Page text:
In his disjointed bestseller The Hot Zone, Richard Preston projected a gruesome Ebola epidemic spawned from infected laboratory macaques brought to the United States. At the time, Preston—with a reporter’s pumped-up copy—arguably fearmongered bioterror. Scientifically tempered minds claimed that an Ebola outbreak would have been easily contained, if one had ever occurred.
But cooler, conventional heads prevailed only before the anthrax attacks of 2001. Bioterror is now chillingly real. In his new, sleeker book, The Demon in the Freezer, Preston segues neatly from the genuine tragedy of the anthrax assault to the possible, deliberate spread of the highly contagious and deadly smallpox virus. This time, Preston explores a threat befitting his heated prose.
A once uncontrollable, tormenting disease affecting only humans, smallpox was officially wiped off the planet in 1980, thanks to the extraordinary vaccination effort of the World Health Organization. With the infection’s extinction, WHO urged that civilians worldwide no longer be inoculated: Risks of the vaccine’s rare, but serious, adverse effects—including death—outweighed the minuscule odds of a natural recurrence. The only sanctioned repositories for the virus are in the United States (at the Centers for Disease Control and Prevention in Atlanta, Georgia) and in Russia. But bioterror experts believe that rogue stocks must exist—including, Preston indicates, unaccounted tons of secretly cultured virus in the former Soviet Union. And these supplies may be within reach of the perniciously inclined.
With aptly grim verbiage, Preston captures the closing wreckage of smallpox, a disease long forgotten or entirely unknown to most. He describes the seminal case of a small, hospital-based outbreak in 1970 Germany: “The inside of his mouth and ear canals and sinuses had pustulated, and the lining of the rectum may also have pustulated, as it will do in severe cases, yet his mind was clear. When he coughed or tried to move, it felt as if his skin were pulling off his body, that it would split or rupture.” The same virus found its way to a student nurse, who had had no contact with the initial victim: “The skin became rubbery and silky smooth to the touch, with a velvety, corrugated look…The whites of her eyes developed red spots, and her face swelled up as it darkened, and blood began to drip from her nose.”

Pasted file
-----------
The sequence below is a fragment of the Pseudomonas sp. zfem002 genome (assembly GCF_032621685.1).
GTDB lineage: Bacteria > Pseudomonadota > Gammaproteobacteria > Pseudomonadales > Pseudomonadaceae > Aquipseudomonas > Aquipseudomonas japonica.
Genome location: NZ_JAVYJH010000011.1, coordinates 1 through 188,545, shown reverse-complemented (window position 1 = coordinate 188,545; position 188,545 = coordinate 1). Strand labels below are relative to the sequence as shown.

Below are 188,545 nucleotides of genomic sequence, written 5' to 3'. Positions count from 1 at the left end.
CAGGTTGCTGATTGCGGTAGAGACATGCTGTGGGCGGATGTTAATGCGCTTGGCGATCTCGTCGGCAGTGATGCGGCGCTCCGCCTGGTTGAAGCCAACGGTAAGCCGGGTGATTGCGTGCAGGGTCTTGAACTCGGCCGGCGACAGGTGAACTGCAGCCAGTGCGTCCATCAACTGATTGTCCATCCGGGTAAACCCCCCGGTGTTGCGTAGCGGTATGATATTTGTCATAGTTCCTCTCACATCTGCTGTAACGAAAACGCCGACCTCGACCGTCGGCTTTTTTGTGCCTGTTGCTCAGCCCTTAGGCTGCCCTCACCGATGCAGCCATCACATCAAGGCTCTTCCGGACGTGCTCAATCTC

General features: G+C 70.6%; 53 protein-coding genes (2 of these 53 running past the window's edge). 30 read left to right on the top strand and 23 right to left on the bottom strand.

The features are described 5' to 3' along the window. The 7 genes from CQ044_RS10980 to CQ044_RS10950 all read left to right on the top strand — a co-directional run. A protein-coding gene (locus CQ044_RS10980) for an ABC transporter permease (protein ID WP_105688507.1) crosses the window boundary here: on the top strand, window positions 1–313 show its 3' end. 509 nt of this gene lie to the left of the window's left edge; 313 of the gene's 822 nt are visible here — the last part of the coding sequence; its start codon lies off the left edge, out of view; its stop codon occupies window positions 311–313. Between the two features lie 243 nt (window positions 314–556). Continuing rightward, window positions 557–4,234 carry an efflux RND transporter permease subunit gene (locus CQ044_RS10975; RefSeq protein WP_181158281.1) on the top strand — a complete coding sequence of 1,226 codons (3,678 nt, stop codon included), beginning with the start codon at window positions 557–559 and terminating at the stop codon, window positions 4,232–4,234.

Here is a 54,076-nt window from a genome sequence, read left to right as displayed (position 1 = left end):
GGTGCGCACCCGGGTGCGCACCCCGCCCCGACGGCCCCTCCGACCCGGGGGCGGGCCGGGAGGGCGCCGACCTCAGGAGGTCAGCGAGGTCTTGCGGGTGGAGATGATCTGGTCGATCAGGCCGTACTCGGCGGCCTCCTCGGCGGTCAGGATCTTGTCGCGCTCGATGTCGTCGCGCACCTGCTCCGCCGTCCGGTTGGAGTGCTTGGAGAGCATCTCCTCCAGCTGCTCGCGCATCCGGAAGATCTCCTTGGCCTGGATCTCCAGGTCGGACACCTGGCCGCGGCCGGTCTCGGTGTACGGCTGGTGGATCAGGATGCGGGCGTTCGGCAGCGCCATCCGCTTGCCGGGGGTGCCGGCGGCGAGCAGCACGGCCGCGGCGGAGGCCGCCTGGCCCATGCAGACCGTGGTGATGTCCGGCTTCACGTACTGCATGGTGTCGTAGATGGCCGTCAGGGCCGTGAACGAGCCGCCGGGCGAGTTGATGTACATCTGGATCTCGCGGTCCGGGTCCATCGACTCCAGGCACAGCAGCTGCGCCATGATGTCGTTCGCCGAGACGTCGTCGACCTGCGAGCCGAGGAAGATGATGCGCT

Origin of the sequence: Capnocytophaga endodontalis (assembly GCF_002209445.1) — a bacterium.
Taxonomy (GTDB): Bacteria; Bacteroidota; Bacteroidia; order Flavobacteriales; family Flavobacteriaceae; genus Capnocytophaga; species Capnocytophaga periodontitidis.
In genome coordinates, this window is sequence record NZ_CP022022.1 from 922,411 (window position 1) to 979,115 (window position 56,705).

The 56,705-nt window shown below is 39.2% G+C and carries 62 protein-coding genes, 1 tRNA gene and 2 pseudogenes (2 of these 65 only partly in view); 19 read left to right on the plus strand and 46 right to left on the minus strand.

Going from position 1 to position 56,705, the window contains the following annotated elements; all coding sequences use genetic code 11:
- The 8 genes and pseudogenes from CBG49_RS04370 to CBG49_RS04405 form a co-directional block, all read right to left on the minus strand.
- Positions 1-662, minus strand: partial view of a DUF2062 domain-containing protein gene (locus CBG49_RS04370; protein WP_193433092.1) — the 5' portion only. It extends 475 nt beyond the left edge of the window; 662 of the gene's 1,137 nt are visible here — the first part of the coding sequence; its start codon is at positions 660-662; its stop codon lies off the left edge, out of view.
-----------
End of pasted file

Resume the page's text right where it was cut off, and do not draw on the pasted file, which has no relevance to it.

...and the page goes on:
Smallpox is the supreme bioterror threat, because the disease is so agonizing, easily transmissible, and ultimately lethal. Unlike anthrax, smallpox is readily caught from an infected person through the air, for instance, through a ventilation system; direct contact is unnecessary. In those persons vaccinated decades ago, immunity is vanished. If unleashed in today’s mobile world, smallpox could overwhelm humankind in an excruciating way. In Demon, Preston grasps the contemporary menace of smallpox, without hyperbole.
Preston lays out a history of smallpox—its putative evolution and subsequent eradication through the colossal WHO effort—and a background of Biopreparat, the massive, covert biowarfare program in the former Soviet Union. These respective subjects were more comprehensively and knowingly mined by bioweapons expert Jonathan B. Tucker in Scourge: The Once and Future Threat of Smallpox (2001) and by former Biopreparat director and defector Ken Alibek in his memoir Biohazard (2000). But unlike these authors, Preston can avail of the new world order, after 9/11 and the anthrax terror: The urgency to safeguard civilization is now acutely felt.
And revealed within this new-world context is the pressing need for vaccine stockpiling, long advocated by senior government virologist Peter Jahrling. (Jahrling initially feared that the mailed anthrax spores were laced with smallpox. They weren’t.) Preston reveals a running conflict between the likes of Jahrling and D. A. Henderson, former director of the WHO vaccination program and current head of the newly created Office of Public Health Preparedness. Jahrling advocates experimentation with smallpox to develop an antiviral agent for those unable to receive the vaccine (for example, the HIV infected). In 2001, Jahrling directed a series of unprecedented and controversial smallpox infections in laboratory monkeys.
Henderson, conversely, has long promoted the destruction of the smallpox repositories, primarily as a global example of intolerance to harboring the pathogen. To investigators like Henderson, Jahrling’s animal experimentation with smallpox is largely futile and a step in a morally wrong direction. Al Sommer, former WHO field worker and current dean of the Johns Hopkins School of Public Health, believes that Jahrling’s work pushes other countries to conduct their own smallpox experiments. Preston quotes Sommer: “We could start an arms race over smallpox…”
The most disturbing event revealed in Demon is the creation by Australian scientists of a genetically engineered mousepox virus (the smallpox equivalent in mice) to which innately mousepox-resistant rodents are highly susceptible. This development suggests that bioweaponeers could develop or have already constructed a smallpox supervirus that renders the current vaccine wholly useless.
Preston warns, “The main thing that stands between the human species and the creation of a supervirus is a sense of responsibility among individual biologists…The international community of physicists came of age in a burst of light over the sand of Trinity in New Mexico. The biologists have not yet experienced their Trinity.” With Demon, Preston warns to brace for it.